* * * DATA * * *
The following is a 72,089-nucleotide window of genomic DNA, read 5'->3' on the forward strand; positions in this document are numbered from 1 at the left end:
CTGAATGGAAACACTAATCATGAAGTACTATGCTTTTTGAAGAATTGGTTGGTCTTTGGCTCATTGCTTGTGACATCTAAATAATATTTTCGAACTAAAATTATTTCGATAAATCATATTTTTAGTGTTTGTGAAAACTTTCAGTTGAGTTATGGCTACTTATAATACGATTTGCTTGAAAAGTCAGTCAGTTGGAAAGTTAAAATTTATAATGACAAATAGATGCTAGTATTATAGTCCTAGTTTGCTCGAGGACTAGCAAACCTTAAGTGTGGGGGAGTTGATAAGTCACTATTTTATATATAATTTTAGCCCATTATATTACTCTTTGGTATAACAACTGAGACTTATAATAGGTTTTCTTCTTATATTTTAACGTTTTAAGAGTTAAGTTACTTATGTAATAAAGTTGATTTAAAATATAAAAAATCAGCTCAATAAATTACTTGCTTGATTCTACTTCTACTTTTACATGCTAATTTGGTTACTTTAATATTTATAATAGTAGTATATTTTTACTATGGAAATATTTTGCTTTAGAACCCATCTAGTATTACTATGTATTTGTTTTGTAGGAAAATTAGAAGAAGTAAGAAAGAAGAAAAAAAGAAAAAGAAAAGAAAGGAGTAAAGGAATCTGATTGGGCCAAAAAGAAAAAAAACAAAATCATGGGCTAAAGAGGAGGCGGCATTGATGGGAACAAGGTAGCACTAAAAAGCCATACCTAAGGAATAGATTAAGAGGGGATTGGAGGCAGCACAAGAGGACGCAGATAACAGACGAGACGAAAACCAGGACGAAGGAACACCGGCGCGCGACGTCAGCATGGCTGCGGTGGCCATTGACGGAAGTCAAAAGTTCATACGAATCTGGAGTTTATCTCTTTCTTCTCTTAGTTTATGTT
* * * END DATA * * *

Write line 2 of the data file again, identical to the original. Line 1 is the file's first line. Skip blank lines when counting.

CTGAATGGAAACACTAATCATGAAGTACTATGCTTTTTGAAGAATTGGTTGGTCTTTGGCTCATTGCTTGTGACATCTAAATAATATTTTCGAACTAAAATTATTTCGATAAATCATATTTTTAGTGTTTGTGAAAACTTTCAGTTGAGTTATGGCTACTTATAATACGATTTGCTTGAAAAGTCAGTCAGTTGGAAAGTTAAAATTTATAATGACAAATAGATGCTAGTATTATAGTCCTAGTTTGCTCGAGGACTAGCAAACCTTAAGTGTGGGGGAGTTGATAAGTCACTATTTTATATATAATTTTAGCCCATTATATTACTCTTTGGTATAACAACTGAGACTTATAATAGGTTTTCTTCTTATATTTTAACGTTTTAAGAGTTAAGTTACTTATGTAATAAAGTTGATTTAAAATATAAAAAATCAGCTCAATAAATTACTTGCTTGATTCTACTTCTACTTTTACATGCTAATTTGGTTACTTTAATATTTATAATAGTAGTATATTTTTACTATGGAAATATTTTGCTTTAGAACCCATCTAGTATTACTATGTATTTGTTTTGTAGGAAAATTAGAAGAAGTAAGAAAGAAGAAAAAAAGAAAAAGAAAAGAAAGGAGTAAAGGAATCTGATTGGGCCAAAAAGAAAAAAAACAAAATCATGGGCTAAAGAGGAGGCGGCATTGATGGGAACAAGGTAGCACTAAAAAGCCATACCTAAGGAATAGATTAAGAGGGGATTGGAGGCAGCACAAGAGGACGCAGATAACAGACGAGACGAAAACCAGGACGAAGGAACACCGGCGCGCGACGTCAGCATGGCTGCGGTGGCCATTGACGGAAGTCAAAAGTTCATACGAATCTGGAGTTTATCTCTTTCTTCTCTTAGTTTATGTT